Faculty Fellows

Jack Bouchard

Jack Bouchard is an Assistant Professor in the History Department at Rutgers University – New Brunswick. He teaches environmental history, with an emphasis on global and premodern perspectives. He received his PhD from the University of Pittsburgh in 2018, and served for two years as a Postdoctoral Research Fellow with the Before ‘Farm to Table’: Early Modern Foodways and Culture project at the Folger Shakespeare Library. Dr. Bouchard is interested in the histories of premodern maritime environments and foodways, and researches commercial fishing, island/coastal ecologies and changing global foodways in the 15th-16th centuries. He is currently working on his first book, Terra Nova: Food, Water and Work in an early Atlantic World, a history of the northwest Atlantic in the sixteenth century.

Kristin Grogan

Kristin Grogan is an Assistant Professor in English at Rutgers University. Her research and teaching focus on modern and contemporary poetry and poetics, labor history and theory, and gender and sexuality. She is finishing her first book, an account of the dynamic relationship between poetry and labor of various kinds—artisanal, mechanical, clerical, and reproductive work—with chapters on Langston Hughes, Ezra Pound, Gertrude Stein, and Lorine Niedecker. She is beginning a new project on feminist and queer poetics and anarchism in the USA, from Emma Goldman to now. Her writing has appeared in American Literature, Critical Quarterly, Social Text Online, and Post45; most recently, she edited, with David B. Hobbs, a special issue of Post45 Contemporaries on Bernadette Mayer. 

David Kurnick

David Kurnick is an Associate Professor of English and the Director of Graduate Studies at Rutgers University. His research and teaching focus on the history of the novel, narrative theory, sociology and literature, and sexuality and gender. He is the author of Empty Houses: Theatrical Failure and the Novel (2012). The book examines the theatrical ambitions of major novelists (William Makepeace Thackeray, George Eliot, Henry James, James Joyce, and James Baldwin) better known for their narrative explorations of domestic and psychological interiors, tracing the novelistic aftermath of these failed theatrical projects to claim that these writers’ pioneering narrative techniques for representing interiority grew out of a frustrated appetite for collectivity. His work has appeared or is forthcoming in ELH, PMLA, Raritan, Victorian Studies, NOVEL: A Forum on Fiction, Victorian Literature and Culture, The Henry James Review, GLQ: A Journal of Lesbian and Gay Studies, The Oxford History of the Novel in English, Vol. 3: 1820-1880, and Literature Compass.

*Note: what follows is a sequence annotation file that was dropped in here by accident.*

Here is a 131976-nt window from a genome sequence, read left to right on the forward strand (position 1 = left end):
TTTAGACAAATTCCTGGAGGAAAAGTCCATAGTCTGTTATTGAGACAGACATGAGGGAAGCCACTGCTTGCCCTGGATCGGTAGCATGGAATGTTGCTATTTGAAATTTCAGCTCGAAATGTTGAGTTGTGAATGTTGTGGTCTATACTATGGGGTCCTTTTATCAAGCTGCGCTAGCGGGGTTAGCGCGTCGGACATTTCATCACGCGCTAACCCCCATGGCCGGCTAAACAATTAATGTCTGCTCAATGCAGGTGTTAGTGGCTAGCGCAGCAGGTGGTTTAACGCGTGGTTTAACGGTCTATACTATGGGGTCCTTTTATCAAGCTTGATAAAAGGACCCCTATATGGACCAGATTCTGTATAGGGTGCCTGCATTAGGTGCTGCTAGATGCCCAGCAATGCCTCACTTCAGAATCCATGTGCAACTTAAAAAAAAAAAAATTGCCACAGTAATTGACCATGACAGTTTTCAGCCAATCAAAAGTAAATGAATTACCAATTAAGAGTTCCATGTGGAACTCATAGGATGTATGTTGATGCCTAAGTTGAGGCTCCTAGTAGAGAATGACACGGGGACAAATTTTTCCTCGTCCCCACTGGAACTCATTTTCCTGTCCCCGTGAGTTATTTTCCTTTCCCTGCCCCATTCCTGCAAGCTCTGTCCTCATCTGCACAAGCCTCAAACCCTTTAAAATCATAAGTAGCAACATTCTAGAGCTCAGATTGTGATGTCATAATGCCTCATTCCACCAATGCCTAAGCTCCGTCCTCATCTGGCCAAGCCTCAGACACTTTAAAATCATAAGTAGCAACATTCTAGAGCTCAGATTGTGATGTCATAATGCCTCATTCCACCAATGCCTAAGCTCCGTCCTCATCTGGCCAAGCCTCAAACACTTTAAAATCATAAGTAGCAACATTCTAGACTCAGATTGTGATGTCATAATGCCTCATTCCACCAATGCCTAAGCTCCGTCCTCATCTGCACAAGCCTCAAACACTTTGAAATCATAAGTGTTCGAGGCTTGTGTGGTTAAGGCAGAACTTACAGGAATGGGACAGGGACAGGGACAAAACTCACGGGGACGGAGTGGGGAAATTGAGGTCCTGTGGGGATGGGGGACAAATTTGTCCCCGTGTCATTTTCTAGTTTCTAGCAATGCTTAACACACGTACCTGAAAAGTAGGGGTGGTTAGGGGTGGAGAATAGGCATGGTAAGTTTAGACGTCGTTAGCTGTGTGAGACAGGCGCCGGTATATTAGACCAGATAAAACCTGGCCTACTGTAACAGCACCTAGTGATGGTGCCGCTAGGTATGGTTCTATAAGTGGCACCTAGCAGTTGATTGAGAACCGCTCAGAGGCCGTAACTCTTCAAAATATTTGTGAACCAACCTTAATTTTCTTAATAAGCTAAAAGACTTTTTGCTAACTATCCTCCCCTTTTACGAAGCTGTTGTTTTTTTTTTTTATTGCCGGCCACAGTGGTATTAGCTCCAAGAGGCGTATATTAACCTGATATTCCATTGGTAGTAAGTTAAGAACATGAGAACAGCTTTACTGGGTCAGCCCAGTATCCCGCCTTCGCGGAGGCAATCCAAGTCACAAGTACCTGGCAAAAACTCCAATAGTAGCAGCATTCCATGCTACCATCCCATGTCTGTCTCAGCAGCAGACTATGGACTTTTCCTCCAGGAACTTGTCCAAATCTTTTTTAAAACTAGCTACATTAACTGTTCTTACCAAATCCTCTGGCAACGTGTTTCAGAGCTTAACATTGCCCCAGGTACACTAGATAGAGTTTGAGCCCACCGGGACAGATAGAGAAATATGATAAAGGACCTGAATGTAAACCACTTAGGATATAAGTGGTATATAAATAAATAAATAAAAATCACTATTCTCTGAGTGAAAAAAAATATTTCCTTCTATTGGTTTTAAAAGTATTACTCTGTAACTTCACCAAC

Imani Owens

Imani D. Owens is an assistant professor of English at Rutgers University-New Brunswick. Her interests include African American and Caribbean literature, music, and performance. Her research has been supported by a Woodrow Wilson Career Enhancement Fellowship and an NEH funded residency at the Schomburg Center for Research in Black Culture. Her work has appeared in the Cambridge Journal of Postcolonial Inquiry, Caribbean Literature in Transition, the Journal of Haitian Studies, MELUS, and small axe salon. She is completing a book manuscript entitled Turn the World Upside Down: Folk Culture, Imperialism, and U.S.-Caribbean Literature, which charts the connection between literary form and anti-imperialist politics in Caribbean and African American writing.

Victoria Ramenzoni

Dr. Ramenzoniis an environmental anthropologist specialized in human behavioral ecology, coastal communities, and marine and coastal policies. She is an Assistant Professor in Marine Policy at the Department of Human Ecology, Rutgers University. Through a mixed methods approach, she studies how socio-ecological factors shape human adaptation, the historical ecology of fishing societies, the impact of environmental uncertainty on decisions about resource use, and household nutrition in coastal environments. Her fieldwork includes communities from Eastern Indonesia, Kalimantan, Cuba, and the U.S. Dr. Ramenzoni has a strong commitment to applied science, co-participatory methods, and policy development.